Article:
Sunday, February 27, 2011

A Weaned Child (sermon for the ninth Sunday after the Epiphany)

Edna Shackleford, one of our oldest members, has reached that blessed stage in life when she vividly remembers details from her earliest childhood, even as more recent memory comes a little harder. She was telling me yesterday that she now knows, from her adult perspective, how little her family actually had when she was a small child. And yet she marvels at how well-off she felt, how abundant everything seemed to her then. She said she felt like royalty, always having more than she needed.

And while Edna certainly felt spoiled, just overwhelmed with the abundance in her life, she remembers at the same time that her parents were very strict, and how unquestioningly she obeyed them. Even though they never denied her any material thing she could have imagined wanting or needing, she could not have imagined ever defying them.

Though my history was very different than Edna's, I can identify with her memories. For what seemed like a lot of my early childhood, my mother worked all day and went to school at night, so I really rarely saw her. She couldn't afford a babysitter, so she taught me to be a latch-key kid. She'd give me detailed instructions, made me memorize the telephone numbers of the places she had to be all day, taught me how to cook TV dinners for myself, and gave me my list of chores to do.

At no time did I ever wonder if I would have enough to eat or a place to live or clothes to wear. I had absolutely no concerns about that. Of course, I saw things on TV and in the store that I wanted that Mom denied me, and I carried on about those things, but of course I can't remember any of them now. I knew on some level they weren't real needs, that Mom, after all, was right about them.

My point is that I never, ever worried about my safety or my health or basic well-being. I knew Mom would take care of me. It wasn't even a question.

At the same time, however, when she gave me my chore list, it never occurred to me that I might have simply said "No," or even that she had no way of knowing whether I'd done them or I hadn't. I didn't like doing most of them. I often felt that they were beyond my capability. I often muttered and sputtered the whole time I was doing them. But I did them, and I did them without question.

The short psalm we have this morning is thought by many to be the one psalm in the Old Testament that was likely written by a woman, and a mother at that. The mother sees that the kind of trust and willing obedience her weaned child has for her is an excellent metaphor for a right relationship with God. She would like to be to God as her child is to her.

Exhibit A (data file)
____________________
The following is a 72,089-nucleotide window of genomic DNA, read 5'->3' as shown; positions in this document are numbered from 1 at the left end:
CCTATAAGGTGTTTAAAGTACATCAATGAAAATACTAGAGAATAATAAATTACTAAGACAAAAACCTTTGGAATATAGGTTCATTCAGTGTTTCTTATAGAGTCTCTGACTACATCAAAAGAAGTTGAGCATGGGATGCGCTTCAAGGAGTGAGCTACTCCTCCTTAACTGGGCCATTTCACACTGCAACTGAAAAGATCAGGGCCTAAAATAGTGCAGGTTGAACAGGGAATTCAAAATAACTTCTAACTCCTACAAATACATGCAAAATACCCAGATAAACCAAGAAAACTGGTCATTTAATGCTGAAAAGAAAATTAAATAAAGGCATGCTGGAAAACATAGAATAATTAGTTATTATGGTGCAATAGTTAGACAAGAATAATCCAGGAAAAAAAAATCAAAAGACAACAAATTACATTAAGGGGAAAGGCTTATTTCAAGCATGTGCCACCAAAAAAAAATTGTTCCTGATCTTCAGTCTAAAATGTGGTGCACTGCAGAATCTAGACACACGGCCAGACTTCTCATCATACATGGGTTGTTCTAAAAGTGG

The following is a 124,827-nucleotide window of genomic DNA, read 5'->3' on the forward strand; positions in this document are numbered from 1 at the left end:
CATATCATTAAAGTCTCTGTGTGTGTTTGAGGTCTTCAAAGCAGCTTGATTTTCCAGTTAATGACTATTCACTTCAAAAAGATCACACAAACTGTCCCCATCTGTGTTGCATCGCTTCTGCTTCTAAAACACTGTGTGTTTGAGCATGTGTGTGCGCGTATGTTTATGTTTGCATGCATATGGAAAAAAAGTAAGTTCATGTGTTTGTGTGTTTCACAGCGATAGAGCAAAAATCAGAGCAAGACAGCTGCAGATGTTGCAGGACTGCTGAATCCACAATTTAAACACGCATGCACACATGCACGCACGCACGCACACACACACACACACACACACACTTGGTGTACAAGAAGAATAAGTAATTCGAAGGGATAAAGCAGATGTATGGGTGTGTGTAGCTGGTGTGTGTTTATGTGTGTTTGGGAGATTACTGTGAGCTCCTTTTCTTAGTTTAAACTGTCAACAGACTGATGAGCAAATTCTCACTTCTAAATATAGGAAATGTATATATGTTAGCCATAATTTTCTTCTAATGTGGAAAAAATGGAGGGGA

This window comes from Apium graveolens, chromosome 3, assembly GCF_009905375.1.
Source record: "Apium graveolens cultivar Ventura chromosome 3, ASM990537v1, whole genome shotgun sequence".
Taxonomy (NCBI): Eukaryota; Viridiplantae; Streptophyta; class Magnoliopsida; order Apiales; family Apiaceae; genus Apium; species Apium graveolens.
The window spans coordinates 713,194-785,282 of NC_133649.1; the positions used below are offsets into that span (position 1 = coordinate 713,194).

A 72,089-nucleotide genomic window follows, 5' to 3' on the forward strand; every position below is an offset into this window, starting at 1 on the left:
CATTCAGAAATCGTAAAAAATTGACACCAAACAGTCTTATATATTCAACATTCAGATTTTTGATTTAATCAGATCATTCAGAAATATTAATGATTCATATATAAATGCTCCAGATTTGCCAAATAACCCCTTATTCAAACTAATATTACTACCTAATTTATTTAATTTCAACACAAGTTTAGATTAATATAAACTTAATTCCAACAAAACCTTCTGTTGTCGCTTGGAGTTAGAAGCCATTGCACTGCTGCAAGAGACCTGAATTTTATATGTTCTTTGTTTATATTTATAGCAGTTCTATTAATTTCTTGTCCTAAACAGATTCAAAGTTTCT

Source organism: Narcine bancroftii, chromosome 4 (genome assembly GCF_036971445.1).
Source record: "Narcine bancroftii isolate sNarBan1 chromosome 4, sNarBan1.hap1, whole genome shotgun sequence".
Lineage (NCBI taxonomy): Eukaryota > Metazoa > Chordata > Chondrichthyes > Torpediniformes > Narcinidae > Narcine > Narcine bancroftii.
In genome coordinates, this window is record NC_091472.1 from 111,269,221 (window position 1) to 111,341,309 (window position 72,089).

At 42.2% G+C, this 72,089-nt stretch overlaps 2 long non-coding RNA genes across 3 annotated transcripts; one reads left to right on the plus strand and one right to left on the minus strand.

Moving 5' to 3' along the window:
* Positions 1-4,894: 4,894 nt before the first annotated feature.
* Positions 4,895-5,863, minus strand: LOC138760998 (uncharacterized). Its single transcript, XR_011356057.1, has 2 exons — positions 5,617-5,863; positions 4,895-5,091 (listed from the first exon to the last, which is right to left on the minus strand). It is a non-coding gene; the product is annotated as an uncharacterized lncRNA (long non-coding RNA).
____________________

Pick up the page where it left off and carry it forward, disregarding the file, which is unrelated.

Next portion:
The scriptures often compare the creation to a household, with God imagined as the householder. Within the household, humankind is pictured as having the role of steward. God is the source of all that we have and enjoy. We are meant to care for it and nurture it and leave it better than we found it. The problem of sin is rooted precisely in our suspicion that God the householder is not fair and will not distribute the resources to all of us equally. The problem of sin is the problem of fearing that there will not be enough.

But the truth is that God provides enough for everyone, without any of us lifting a finger. If we convince ourselves there isn't enough, we will forget God and in panic go grabbing for everything we can get. In so doing, we take over work that is properly God's, we lift our eyes higher than we should, we concern ourselves with things that we don't understand.

And indeed, this is precisely how we fulfill our own prophecy; in grabbing more than our share, we ensure that there is not enough for everyone. This is an unsustainable path and it will eventually lead to disaster. Indeed, it already has, again and again and again. God's judgment is naturally woven into our choices. If we choose to trust God and share willingly, things work out well. If we choose to be afraid and grab and hoard and fight, things devolve into chaos.

The problem then that is presented to all of us who seek to serve the living God is, how do we behave in a world that is always more or less insane, a world that nevertheless believes its insanity is perfectly sane? How do we live in a world of people who really are living in a near panic all the time? How do we stay faithful in a world full of people battling constantly for more than their share?

Jesus deepens the image of the divine household by characterizing God as the parent and God's people as God's children. We are not poorly-paid servants burdened by our stern boss with an unpleasant job; we are loving and devoted children, blessed with abundance, who want more than anything else in the world to please their loving parent.

Jesus says, "today has troubles enough of its own." Jesus is not teaching us to be worry-free. He himself will worry pretty deeply about his mission to die on the cross. He will worry pretty deeply about the well-being of his disciples. He's will be sorely troubled about their unity and their faithfulness. He's not teaching us to stop worrying. He's teaching us to stop worrying about God's job and start worrying about ours.

Seeking the realm of God, working for reconciliation between God and people and between people and people, working to end violence and to care for those who are being deprived by the greedy, ministering to the sick and the imprisoned and the outcast, oh, yes, today has troubles enough of it's own.

The mission God has given us is the chore list for God's household, our living world, and it opens the way for humankind to persist in the living world for many generations to come. God is saving this crazy world, and using God's people to do it. In Christ he is saying, "Stop trying to do my job and start doing yours."

God works in and through the whole of the living creation, in and through every lily and every sparrow, sometimes bringing blessings and sometimes bringing judgment, sometimes pruning away at life and sometimes letting it grow wildly. This is a God like a perfect parent, who really does know what is best not just for us but for all of life, and really has a good idea about how we might stay here, not just us, but our children and our children's children.